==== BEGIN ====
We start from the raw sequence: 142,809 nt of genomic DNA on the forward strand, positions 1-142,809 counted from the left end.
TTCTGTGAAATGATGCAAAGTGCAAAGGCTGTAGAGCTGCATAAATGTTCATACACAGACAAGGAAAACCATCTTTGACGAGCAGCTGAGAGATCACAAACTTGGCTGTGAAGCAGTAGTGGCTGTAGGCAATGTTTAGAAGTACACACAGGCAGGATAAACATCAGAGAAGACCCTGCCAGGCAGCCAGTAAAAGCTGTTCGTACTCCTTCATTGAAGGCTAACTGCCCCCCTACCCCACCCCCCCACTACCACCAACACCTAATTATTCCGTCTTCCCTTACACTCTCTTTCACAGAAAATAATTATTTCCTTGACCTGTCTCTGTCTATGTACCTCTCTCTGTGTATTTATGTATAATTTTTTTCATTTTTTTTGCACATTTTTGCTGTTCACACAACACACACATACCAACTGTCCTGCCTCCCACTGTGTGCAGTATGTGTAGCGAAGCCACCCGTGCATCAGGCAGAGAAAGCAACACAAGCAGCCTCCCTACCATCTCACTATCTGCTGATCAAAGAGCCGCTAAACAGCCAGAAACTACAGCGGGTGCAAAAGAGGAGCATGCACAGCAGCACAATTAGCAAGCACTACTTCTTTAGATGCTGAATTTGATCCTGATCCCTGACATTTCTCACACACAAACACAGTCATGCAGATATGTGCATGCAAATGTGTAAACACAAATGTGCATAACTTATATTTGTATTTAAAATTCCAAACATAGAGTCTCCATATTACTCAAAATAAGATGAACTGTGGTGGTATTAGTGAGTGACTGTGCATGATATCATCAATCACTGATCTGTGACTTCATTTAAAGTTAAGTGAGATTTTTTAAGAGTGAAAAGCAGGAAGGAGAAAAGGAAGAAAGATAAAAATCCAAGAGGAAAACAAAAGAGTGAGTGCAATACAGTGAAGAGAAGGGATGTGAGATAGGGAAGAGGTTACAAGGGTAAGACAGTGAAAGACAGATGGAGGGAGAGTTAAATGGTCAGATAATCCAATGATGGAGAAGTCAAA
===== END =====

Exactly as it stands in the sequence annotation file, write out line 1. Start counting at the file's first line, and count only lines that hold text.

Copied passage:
We start from the raw sequence: 142,809 nt of genomic DNA on the forward strand, positions 1-142,809 counted from the left end.